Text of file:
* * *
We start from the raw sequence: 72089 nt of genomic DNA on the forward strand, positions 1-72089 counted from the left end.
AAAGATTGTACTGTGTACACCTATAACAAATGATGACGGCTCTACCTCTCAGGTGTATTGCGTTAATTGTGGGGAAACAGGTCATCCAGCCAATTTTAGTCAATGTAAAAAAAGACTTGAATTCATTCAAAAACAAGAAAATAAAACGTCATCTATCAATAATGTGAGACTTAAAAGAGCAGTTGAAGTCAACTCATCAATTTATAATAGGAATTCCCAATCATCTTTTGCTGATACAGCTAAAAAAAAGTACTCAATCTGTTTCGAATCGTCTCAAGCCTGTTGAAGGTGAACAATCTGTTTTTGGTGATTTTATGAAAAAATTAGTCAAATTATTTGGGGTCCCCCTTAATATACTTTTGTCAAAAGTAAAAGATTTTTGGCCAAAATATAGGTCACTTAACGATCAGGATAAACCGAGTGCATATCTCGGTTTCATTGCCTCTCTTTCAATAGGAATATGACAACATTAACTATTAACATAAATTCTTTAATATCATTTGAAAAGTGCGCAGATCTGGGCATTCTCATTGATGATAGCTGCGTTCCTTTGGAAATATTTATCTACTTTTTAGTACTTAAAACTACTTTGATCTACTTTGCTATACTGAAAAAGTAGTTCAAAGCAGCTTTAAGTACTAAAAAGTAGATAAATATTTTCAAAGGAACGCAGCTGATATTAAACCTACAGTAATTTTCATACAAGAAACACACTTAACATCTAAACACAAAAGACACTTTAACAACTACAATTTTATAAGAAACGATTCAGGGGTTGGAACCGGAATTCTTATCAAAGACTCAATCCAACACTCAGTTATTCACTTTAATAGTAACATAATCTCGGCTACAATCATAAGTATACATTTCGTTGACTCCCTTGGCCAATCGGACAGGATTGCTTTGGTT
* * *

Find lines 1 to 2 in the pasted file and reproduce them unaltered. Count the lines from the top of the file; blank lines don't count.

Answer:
We start from the raw sequence: 72089 nt of genomic DNA on the forward strand, positions 1-72089 counted from the left end.
AAAGATTGTACTGTGTACACCTATAACAAATGATGACGGCTCTACCTCTCAGGTGTATTGCGTTAATTGTGGGGAAACAGGTCATCCAGCCAATTTTAGTCAATGTAAAAAAAGACTTGAATTCATTCAAAAACAAGAAAATAAAACGTCATCTATCAATAATGTGAGACTTAAAAGAGCAGTTGAAGTCAACTCATCAATTTATAATAGGAATTCCCAATCATCTTTTGCTGATACAGCTAAAAAAAAGTACTCAATCTGTTTCGAATCGTCTCAAGCCTGTTGAAGGTGAACAATCTGTTTTTGGTGATTTTATGAAAAAATTAGTCAAATTATTTGGGGTCCCCCTTAATATACTTTTGTCAAAAGTAAAAGATTTTTGGCCAAAATATAGGTCACTTAACGATCAGGATAAACCGAGTGCATATCTCGGTTTCATTGCCTCTCTTTCAATAGGAATATGACAACATTAACTATTAACATAAATTCTTTAATATCATTTGAAAAGTGCGCAGATCTGGGCATTCTCATTGATGATAGCTGCGTTCCTTTGGAAATATTTATCTACTTTTTAGTACTTAAAACTACTTTGATCTACTTTGCTATACTGAAAAAGTAGTTCAAAGCAGCTTTAAGTACTAAAAAGTAGATAAATATTTTCAAAGGAACGCAGCTGATATTAAACCTACAGTAATTTTCATACAAGAAACACACTTAACATCTAAACACAAAAGACACTTTAACAACTACAATTTTATAAGAAACGATTCAGGGGTTGGAACCGGAATTCTTATCAAAGACTCAATCCAACACTCAGTTATTCACTTTAATAGTAACATAATCTCGGCTACAATCATAAGTATACATTTCGTTGACTCCCTTGGCCAATCGGACAGGATTGCTTTGGTT